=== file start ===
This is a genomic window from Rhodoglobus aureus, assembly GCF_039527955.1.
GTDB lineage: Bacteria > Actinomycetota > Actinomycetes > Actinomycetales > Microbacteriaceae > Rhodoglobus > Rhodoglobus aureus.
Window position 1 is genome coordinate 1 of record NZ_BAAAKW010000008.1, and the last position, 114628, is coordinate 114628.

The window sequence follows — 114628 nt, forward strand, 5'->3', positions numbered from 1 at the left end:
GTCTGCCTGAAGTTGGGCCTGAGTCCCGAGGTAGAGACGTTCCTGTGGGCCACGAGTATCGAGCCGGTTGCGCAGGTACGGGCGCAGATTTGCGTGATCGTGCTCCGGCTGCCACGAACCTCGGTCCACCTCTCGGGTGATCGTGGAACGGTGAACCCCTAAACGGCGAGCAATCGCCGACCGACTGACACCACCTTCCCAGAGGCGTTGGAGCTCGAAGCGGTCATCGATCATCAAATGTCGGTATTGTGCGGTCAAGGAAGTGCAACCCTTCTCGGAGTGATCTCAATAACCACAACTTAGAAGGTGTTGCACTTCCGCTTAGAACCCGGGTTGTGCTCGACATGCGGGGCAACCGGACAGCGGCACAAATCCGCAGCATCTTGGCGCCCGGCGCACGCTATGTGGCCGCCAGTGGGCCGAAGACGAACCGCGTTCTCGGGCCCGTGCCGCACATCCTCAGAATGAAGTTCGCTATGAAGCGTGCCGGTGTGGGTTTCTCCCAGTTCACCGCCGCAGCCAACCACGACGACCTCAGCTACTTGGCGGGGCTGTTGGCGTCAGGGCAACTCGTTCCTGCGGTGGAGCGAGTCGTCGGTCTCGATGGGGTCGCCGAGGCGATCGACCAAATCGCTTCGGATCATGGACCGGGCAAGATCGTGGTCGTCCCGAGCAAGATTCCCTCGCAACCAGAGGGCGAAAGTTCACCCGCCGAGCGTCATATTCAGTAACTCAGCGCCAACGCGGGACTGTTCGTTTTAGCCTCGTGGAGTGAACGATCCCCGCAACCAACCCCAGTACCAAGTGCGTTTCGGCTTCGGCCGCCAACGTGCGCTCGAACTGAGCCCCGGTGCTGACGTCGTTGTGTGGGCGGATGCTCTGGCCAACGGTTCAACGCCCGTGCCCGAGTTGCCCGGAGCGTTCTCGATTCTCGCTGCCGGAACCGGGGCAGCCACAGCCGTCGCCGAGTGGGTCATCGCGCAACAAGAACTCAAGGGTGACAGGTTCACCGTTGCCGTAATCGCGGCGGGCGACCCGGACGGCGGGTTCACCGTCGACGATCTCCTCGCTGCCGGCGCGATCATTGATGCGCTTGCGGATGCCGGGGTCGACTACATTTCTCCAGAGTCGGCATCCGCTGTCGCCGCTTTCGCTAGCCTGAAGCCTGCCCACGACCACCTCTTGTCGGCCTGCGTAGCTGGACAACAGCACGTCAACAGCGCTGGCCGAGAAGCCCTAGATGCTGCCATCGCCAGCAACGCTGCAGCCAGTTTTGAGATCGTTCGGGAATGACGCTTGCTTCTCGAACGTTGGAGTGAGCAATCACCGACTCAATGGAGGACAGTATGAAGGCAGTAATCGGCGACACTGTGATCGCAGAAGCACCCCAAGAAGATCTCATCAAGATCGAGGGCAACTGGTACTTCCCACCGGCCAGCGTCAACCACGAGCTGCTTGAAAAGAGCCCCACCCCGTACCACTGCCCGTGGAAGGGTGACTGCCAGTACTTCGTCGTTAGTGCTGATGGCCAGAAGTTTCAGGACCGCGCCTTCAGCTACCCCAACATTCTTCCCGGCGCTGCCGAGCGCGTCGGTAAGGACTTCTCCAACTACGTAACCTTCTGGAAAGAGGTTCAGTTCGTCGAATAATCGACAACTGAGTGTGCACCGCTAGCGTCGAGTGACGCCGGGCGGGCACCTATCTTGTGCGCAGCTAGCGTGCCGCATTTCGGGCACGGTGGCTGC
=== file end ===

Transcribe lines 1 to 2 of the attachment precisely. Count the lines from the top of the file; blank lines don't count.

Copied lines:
This is a genomic window from Rhodoglobus aureus, assembly GCF_039527955.1.
GTDB lineage: Bacteria > Actinomycetota > Actinomycetes > Actinomycetales > Microbacteriaceae > Rhodoglobus > Rhodoglobus aureus.